In a unanimous memorandum decision, the Court of Appeals on April 1, 2010 reaffirmed the timing requirement for a request for a missing witness charge. In People v Carr the Court said “A party seeking a missing witness instruction has the burden of making the request ‘as soon as practicable’ (People v Gonzalez, 68 NY2d 424, 428 ). Whether such a request is timely is a question to be decided by the trial court in its discretion, taking into account both when the requesting party knew or should have known that a basis for a missing witness charge existed, and any prejudice that may have been suffered by the other party as a result of the delay.
Here, defendant knew at the outset of the trial that the People did not intend to call three of the victim’s relatives who were present at the time of the alleged crime. Supreme Court did not abuse its discretion in holding that defendant’s request for a missing witness charge, made more than a week after the People provided their witness list, and after the People had rested their case in chief, came too late.” (emphasis added)
The reasoning behind the “soon as practicable” requirement was explained in People v Gonzalez, supra., where the request by defendant was made at the charge conference, after the People had rested. There the Court said “[t]he burden, in the first instance, is upon the party seeking the charge to promptly notify the court that there is an uncalled witness believed to be knowledgeable about a material issue pending in the case, that such witness can be expected to testify favorably to the opposing party and that such party has failed to call him to testify. In some instances, this information may be available prior to trial; at other times, it may not become apparent until there has been testimony of a witness at trial. In all events, the issue must be raised as soon as practicable so that the court can appropriately exercise its discretion and the parties can tailor their trial strategy to avoid ‘substantial possibilities of surprise.’” (emphasis added.)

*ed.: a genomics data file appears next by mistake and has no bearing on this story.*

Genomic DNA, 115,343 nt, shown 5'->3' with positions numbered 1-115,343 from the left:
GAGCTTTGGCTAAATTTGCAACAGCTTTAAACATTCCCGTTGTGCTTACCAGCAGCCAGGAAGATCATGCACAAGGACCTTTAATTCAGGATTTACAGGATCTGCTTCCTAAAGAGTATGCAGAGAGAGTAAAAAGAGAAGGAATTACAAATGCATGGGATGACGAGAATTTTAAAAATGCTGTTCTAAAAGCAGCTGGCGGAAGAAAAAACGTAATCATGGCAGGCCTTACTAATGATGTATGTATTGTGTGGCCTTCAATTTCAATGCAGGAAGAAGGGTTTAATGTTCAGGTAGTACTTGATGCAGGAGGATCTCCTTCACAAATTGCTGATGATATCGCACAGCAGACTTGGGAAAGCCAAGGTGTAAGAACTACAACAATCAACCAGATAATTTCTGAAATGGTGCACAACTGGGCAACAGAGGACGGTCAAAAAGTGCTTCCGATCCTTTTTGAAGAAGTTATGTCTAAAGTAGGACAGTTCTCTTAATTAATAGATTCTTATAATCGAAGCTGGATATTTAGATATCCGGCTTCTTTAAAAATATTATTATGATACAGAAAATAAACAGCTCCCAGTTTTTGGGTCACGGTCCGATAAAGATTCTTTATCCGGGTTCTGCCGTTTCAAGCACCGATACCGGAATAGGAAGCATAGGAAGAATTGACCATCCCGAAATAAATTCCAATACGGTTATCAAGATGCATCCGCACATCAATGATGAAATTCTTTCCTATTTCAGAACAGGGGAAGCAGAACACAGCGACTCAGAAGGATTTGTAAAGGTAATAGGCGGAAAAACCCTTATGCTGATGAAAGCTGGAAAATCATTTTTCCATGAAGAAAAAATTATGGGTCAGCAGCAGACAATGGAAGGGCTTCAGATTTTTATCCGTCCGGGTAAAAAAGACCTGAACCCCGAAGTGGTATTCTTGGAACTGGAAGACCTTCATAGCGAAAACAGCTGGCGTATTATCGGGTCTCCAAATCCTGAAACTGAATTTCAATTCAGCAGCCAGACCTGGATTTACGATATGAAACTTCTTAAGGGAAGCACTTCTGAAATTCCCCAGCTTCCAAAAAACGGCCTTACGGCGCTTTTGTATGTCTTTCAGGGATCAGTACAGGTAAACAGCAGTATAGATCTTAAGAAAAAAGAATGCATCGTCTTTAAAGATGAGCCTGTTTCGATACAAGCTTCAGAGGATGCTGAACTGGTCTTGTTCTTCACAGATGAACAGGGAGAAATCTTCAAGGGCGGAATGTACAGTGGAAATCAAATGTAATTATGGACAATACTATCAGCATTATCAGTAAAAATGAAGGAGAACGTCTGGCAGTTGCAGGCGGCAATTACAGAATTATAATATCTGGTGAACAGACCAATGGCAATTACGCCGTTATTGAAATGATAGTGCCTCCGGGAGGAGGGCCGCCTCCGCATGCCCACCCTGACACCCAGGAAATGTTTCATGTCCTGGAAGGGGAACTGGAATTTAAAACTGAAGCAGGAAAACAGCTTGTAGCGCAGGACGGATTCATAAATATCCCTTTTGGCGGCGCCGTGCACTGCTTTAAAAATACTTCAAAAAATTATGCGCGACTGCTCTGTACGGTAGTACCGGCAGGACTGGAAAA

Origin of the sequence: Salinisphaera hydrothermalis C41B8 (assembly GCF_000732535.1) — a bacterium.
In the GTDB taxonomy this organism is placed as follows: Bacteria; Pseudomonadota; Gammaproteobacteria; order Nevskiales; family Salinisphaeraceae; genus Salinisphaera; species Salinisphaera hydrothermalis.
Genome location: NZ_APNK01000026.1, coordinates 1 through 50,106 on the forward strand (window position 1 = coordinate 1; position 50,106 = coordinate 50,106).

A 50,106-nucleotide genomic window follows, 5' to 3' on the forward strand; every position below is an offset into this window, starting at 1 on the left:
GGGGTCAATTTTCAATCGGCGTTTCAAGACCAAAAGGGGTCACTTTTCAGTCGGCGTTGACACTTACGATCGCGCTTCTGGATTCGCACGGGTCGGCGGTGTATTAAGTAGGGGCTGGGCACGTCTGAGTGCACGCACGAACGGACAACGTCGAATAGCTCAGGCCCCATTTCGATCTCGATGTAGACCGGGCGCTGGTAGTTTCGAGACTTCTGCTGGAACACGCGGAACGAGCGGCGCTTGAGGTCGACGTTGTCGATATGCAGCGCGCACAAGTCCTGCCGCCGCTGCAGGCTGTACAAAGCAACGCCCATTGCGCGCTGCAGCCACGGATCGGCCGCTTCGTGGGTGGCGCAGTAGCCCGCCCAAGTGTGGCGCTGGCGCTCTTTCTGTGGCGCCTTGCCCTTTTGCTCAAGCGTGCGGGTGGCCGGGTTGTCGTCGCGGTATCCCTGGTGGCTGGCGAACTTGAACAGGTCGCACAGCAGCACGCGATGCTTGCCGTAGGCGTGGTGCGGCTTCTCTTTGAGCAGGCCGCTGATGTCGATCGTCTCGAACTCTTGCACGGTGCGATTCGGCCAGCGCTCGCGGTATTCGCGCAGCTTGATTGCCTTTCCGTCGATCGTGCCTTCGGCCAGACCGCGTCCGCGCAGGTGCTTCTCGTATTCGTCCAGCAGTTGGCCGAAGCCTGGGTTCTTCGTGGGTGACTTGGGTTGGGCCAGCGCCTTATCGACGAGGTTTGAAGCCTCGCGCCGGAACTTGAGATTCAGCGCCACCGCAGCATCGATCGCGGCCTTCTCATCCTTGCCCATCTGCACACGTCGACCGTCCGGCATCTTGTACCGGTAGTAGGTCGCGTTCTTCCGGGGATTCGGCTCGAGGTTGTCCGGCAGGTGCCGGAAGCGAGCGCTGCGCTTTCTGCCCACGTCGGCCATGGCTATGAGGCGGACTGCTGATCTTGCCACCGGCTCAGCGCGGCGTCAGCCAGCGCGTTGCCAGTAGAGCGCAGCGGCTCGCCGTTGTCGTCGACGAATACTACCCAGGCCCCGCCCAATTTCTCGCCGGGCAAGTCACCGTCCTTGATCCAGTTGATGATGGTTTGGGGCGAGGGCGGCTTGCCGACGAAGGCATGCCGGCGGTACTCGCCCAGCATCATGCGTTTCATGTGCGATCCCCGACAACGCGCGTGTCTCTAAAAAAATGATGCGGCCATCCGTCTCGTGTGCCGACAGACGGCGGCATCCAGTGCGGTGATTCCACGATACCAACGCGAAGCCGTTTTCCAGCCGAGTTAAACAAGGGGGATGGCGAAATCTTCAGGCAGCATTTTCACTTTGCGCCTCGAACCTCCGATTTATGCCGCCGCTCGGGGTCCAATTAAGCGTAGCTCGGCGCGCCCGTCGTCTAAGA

The “parties” referred to is clearly in the first instance is the party against whom the charge is sought and the trial strategy is the decision to call or not call a witness. Therefore, don’t wait for the charge conference to request the charge for the first time, but as soon as you realize that you may be entitled to a missing witness charge (People v Gonzalez, supra, sets forth the standard) let your adversary and the Court know that you are requesting it. And it would appear that you are entitled to a ruling by the Court on your request at the time you make the request or shortly thereafter.
If you rest your case, and two weeks later find out the defendant counsel told the witness not to come to court ,what can you do? jury ruled for defendant, ALL witnessES WERE under defendant”s counsel control.
Just saw this. Was the witness under subpoena? If not there is really nothing you could do. If under subpoena I would think that instructing a witness not to comply with a subpoena would be grounds for a mistrial. But how will you ever prove it. That is why you want to take depositions of all important witnesses. If they don’t show up, you use their depositions. Also if provable you could file an ethics complaint.